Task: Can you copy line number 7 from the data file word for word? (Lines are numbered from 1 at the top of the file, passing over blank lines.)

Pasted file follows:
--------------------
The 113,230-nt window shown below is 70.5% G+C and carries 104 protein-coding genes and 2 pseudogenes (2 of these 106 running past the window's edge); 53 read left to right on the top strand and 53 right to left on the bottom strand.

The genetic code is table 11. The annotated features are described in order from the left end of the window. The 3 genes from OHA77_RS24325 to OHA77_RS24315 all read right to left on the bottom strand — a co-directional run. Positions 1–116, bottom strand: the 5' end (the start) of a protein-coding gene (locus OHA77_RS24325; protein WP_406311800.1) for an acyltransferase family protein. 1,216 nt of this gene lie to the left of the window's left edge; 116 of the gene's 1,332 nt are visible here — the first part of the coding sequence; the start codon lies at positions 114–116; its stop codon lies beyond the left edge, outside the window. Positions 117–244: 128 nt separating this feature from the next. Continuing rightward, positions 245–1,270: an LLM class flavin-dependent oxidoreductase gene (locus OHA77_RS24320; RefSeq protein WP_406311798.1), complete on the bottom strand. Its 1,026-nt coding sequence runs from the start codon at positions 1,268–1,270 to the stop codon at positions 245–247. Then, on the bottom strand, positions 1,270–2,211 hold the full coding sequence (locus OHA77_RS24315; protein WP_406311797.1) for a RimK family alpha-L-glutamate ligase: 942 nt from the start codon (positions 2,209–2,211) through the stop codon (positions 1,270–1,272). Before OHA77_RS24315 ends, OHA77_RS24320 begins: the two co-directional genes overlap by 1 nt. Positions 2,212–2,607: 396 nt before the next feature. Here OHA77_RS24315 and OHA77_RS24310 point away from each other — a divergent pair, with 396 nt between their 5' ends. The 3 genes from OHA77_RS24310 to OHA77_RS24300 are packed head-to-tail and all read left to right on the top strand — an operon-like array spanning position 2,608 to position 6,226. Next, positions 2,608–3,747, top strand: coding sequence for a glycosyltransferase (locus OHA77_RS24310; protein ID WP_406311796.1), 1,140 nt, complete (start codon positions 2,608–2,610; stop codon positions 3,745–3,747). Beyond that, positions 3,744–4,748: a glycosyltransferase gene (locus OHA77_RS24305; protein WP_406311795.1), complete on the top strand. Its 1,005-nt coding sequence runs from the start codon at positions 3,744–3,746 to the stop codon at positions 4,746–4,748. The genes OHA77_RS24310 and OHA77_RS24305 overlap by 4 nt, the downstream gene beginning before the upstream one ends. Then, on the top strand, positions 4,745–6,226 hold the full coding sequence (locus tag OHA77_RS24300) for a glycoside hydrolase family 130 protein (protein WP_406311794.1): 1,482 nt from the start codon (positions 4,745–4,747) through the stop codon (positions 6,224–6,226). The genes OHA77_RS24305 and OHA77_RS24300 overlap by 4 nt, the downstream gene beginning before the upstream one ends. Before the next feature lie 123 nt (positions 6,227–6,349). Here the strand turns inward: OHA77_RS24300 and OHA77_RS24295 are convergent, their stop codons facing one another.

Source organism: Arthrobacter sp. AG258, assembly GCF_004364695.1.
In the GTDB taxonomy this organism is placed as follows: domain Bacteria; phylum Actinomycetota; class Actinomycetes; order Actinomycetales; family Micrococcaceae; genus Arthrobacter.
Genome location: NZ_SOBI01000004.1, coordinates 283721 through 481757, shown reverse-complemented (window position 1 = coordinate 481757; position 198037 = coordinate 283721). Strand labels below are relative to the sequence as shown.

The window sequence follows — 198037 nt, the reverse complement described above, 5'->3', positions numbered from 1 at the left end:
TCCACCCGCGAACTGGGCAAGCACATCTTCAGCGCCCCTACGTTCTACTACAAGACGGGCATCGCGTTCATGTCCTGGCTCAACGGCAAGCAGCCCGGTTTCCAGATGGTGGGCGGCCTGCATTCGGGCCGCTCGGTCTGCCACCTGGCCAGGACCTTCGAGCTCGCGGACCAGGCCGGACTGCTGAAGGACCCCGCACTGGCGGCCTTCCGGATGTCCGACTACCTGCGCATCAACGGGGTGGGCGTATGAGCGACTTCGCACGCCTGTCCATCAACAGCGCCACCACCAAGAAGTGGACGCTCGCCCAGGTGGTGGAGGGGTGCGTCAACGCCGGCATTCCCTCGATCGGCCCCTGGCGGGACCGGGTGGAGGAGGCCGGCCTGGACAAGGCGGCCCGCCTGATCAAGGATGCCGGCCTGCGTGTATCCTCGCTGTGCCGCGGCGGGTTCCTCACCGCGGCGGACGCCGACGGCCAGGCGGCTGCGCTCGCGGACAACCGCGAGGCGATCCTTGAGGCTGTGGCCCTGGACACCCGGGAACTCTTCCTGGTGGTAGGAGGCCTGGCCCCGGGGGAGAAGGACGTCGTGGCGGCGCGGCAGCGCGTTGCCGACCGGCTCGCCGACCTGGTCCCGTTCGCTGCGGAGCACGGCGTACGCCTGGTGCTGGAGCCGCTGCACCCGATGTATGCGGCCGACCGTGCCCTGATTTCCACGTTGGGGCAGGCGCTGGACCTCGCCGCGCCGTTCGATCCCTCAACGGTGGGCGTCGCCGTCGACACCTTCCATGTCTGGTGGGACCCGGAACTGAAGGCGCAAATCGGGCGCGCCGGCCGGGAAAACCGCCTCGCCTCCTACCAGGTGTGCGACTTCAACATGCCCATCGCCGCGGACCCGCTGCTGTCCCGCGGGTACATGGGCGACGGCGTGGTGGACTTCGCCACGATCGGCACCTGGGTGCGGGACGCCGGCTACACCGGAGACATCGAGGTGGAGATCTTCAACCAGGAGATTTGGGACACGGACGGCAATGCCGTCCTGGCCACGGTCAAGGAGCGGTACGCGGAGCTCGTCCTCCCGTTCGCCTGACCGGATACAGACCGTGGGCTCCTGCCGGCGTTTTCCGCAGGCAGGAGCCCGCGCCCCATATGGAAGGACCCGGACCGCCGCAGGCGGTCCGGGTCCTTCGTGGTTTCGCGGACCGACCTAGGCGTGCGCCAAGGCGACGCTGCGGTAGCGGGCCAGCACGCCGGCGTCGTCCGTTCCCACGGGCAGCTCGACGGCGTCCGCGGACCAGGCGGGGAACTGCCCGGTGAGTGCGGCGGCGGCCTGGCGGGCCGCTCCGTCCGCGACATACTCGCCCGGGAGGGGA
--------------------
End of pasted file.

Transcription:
TCCACCCGCGAACTGGGCAAGCACATCTTCAGCGCCCCTACGTTCTACTACAAGACGGGCATCGCGTTCATGTCCTGGCTCAACGGCAAGCAGCCCGGTTTCCAGATGGTGGGCGGCCTGCATTCGGGCCGCTCGGTCTGCCACCTGGCCAGGACCTTCGAGCTCGCGGACCAGGCCGGACTGCTGAAGGACCCCGCACTGGCGGCCTTCCGGATGTCCGACTACCTGCGCATCAACGGGGTGGGCGTATGAGCGACTTCGCACGCCTGTCCATCAACAGCGCCACCACCAAGAAGTGGACGCTCGCCCAGGTGGTGGAGGGGTGCGTCAACGCCGGCATTCCCTCGATCGGCCCCTGGCGGGACCGGGTGGAGGAGGCCGGCCTGGACAAGGCGGCCCGCCTGATCAAGGATGCCGGCCTGCGTGTATCCTCGCTGTGCCGCGGCGGGTTCCTCACCGCGGCGGACGCCGACGGCCAGGCGGCTGCGCTCGCGGACAACCGCGAGGCGATCCTTGAGGCTGTGGCCCTGGACACCCGGGAACTCTTCCTGGTGGTAGGAGGCCTGGCCCCGGGGGAGAAGGACGTCGTGGCGGCGCGGCAGCGCGTTGCCGACCGGCTCGCCGACCTGGTCCCGTTCGCTGCGGAGCACGGCGTACGCCTGGTGCTGGAGCCGCTGCACCCGATGTATGCGGCCGACCGTGCCCTGATTTCCACGTTGGGGCAGGCGCTGGACCTCGCCGCGCCGTTCGATCCCTCAACGGTGGGCGTCGCCGTCGACACCTTCCATGTCTGGTGGGACCCGGAACTGAAGGCGCAAATCGGGCGCGCCGGCCGGGAAAACCGCCTCGCCTCCTACCAGGTGTGCGACTTCAACATGCCCATCGCCGCGGACCCGCTGCTGTCCCGCGGGTACATGGGCGACGGCGTGGTGGACTTCGCCACGATCGGCACCTGGGTGCGGGACGCCGGCTACACCGGAGACATCGAGGTGGAGATCTTCAACCAGGAGATTTGGGACACGGACGGCAATGCCGTCCTGGCCACGGTCAAGGAGCGGTACGCGGAGCTCGTCCTCCCGTTCGCCTGACCGGATACAGACCGTGGGCTCCTGCCGGCGTTTTCCGCAGGCAGGAGCCCGCGCCCCATATGGAAGGACCCGGACCGCCGCAGGCGGTCCGGGTCCTTCGTGGTTTCGCGGACCGACCTAGGCGTGCGCCAAGGCGACGCTGCGGTAGCGGGCCAGCACGCCGGCGTCGTCCGTTCCCACGGGCAGCTCGACGGCGTCCGCGGACCAGGCGGGGAACTGCCCGGTGAGTGCGGCGGCGGCCTGGCGGGCCGCTCCGTCCGCGACATACTCGCCCGGGAGGGGA